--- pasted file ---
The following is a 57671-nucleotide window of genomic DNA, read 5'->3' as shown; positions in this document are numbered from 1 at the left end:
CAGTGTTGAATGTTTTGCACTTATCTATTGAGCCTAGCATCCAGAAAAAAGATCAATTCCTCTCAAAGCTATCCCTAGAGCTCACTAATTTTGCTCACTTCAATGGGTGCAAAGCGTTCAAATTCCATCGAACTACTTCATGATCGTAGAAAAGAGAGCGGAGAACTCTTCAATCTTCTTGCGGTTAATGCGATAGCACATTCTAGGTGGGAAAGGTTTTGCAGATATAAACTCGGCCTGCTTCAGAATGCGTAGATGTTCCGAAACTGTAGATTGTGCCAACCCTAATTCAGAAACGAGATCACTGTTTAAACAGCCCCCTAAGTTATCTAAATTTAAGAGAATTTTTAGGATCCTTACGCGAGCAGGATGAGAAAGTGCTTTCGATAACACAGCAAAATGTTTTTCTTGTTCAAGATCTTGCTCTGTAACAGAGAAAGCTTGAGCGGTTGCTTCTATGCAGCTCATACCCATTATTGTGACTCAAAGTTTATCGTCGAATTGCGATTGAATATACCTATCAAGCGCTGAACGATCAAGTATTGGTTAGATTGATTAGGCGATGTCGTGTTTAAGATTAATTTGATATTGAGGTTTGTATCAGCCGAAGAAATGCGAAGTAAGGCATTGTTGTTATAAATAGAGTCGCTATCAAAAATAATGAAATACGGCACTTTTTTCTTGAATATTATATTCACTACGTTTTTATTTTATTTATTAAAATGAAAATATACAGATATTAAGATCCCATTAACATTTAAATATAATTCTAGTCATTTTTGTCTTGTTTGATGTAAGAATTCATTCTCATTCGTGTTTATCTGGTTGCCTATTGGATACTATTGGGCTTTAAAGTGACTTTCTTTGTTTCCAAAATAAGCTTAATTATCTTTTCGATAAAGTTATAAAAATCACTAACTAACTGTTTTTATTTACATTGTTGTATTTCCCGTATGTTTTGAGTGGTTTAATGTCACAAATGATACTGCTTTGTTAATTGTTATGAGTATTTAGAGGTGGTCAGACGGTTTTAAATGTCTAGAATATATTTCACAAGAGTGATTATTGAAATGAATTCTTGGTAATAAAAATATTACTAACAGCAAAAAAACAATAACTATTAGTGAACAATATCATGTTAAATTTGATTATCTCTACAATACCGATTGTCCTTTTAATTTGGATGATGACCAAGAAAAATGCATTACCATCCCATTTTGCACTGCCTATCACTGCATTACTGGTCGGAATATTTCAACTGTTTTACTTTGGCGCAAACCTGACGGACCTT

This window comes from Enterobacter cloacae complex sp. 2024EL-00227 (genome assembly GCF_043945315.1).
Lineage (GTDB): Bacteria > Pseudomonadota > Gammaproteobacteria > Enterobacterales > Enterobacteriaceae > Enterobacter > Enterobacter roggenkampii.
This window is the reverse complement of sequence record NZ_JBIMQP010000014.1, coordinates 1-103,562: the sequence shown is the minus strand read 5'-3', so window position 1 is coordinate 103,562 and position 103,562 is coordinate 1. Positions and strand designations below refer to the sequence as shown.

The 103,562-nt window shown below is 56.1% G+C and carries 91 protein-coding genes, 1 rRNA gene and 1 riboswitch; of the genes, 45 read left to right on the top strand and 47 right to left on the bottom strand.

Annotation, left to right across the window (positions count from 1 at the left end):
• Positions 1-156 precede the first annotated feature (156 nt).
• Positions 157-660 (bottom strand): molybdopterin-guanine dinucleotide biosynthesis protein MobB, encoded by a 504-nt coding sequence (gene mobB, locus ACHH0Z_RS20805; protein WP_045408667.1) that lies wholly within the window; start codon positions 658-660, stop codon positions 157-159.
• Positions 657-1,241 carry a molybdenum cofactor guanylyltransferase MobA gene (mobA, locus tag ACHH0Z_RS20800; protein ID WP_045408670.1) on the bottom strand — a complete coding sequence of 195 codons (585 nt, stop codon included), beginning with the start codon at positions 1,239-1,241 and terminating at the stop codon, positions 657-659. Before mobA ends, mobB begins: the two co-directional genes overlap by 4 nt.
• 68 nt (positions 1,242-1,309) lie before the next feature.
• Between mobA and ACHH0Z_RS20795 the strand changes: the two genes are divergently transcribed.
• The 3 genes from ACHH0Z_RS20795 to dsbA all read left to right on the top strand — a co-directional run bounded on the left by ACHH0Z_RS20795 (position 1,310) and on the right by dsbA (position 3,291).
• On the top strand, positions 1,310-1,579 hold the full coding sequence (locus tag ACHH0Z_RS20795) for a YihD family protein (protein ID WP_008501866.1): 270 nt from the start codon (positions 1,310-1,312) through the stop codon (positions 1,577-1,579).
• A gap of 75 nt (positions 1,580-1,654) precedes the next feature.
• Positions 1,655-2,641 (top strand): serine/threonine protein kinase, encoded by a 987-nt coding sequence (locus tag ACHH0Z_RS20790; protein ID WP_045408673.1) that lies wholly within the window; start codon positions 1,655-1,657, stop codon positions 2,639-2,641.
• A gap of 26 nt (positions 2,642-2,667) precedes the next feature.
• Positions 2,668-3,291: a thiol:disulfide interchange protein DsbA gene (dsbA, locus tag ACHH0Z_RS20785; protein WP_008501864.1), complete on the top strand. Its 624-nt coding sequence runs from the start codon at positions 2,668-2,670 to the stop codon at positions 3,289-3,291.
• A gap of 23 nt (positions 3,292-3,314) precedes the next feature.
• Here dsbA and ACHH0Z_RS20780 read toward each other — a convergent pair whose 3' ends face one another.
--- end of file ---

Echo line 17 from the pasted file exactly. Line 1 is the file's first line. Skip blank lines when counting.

• A gap of 26 nt (positions 2,642-2,667) precedes the next feature.